The US dollar is holding its gains to finish the trading week as investors get spooked by a worse-than-expected September jobs report. But the main headline maker is that President Donald Trump and the First Lady tested positive for COVID-19. This was the curveball tossed into the broader financial market with a month to go until the 2020 election. How will the buck react in the coming days?
According to the Bureau of Labor Statistics (BLS), the US economy added 661,000 new jobs in September, coming in below the market forecast of 850,000. The unemployment rate fell to 7.9%, better than the median estimate of 8.2%. This is the last jobs report before the 2020 presidential election.
The biggest job gains were seen in leisure and hospitality, retail, health care, and professional and business services. Manufacturing added 66,000 jobs, while government payrolls cratered 216,000.
Average hourly earnings edged up 0.1%, average weekly hours increased to 34.7, and the labor force participation rate declined to 61.4%.
Last month, 1.489 million new positions were created, while the jobless rate was 8.4%. The labor force participation rate stood at 61.7%.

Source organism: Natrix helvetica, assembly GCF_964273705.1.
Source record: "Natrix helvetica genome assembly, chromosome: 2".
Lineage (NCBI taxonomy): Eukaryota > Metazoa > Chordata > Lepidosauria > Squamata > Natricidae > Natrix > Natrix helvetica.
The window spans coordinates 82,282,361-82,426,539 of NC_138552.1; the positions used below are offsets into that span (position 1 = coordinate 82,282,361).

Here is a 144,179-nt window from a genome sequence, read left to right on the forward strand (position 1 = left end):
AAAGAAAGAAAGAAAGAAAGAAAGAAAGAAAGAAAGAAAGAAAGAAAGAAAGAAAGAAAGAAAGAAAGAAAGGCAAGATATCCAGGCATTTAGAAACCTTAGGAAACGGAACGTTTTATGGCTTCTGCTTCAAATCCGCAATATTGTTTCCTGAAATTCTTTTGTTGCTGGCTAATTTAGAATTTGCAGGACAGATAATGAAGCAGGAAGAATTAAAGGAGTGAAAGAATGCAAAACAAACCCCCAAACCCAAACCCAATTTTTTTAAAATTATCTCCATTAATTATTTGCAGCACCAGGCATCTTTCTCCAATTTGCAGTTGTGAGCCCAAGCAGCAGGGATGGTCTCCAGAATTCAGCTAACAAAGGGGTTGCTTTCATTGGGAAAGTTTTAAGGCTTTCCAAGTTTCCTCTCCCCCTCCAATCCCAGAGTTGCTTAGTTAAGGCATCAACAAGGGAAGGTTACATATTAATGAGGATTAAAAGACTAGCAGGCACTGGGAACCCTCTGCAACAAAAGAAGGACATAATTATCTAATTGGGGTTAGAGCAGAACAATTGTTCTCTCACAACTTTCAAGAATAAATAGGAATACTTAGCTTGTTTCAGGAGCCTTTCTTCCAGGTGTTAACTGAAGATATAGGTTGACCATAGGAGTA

On Thursday, the Department of Labor reported that the number of Americans filing for first-time unemployment benefits clocked in at 837,000 in the week ending September 26, the lowest reading in six months.
On Thursday night, President Donald Trump announced that he and First Lady Melania Trump tested positive for the coronavirus. The announcement came after it was discovered that top White House aide, Hope Hicks, tested positive for COVID-19.
President Trump said in a statement that he would be starting the quarantine process immediately.
Tonight, @FLOTUS and I tested positive for COVID-19. We will begin our quarantine and recovery process immediately. We will get through this TOGETHER!
Vice President Mike Pence and his wife, Karen, tested negative for the virus.
Financial markets crashed overnight, as the Dow Jones Industrial Average plunged as much as 500 points. In pre-market trading, the leading benchmarks slumped as much as 2%.
The bond market was deep in red territory soon after it was reported. The benchmark 10-year Treasury slipped 1.6 basis point to 0.661%. The two-year note dipped 0.6 basis point to 0.125%, while the 30-year bond shed 1.5 basis point to 1.44%.
The greenback endured choppy trading in overnight trading. The US Dollar Index, which gauges the greenback against a basket of currencies, rose 0.1% to 93.80, from an opening of 93.71. The index will record a weekly loss of 0.93%, but it did finish September nearly 2% higher.
The USD/CAD currency pair climbed 0.16% to 1.3312, from an opening of 1.3291, at 12:48 GMT on Friday. The EUR/USD advanced 0.24% to 1.3323, from an opening of 1.3289.
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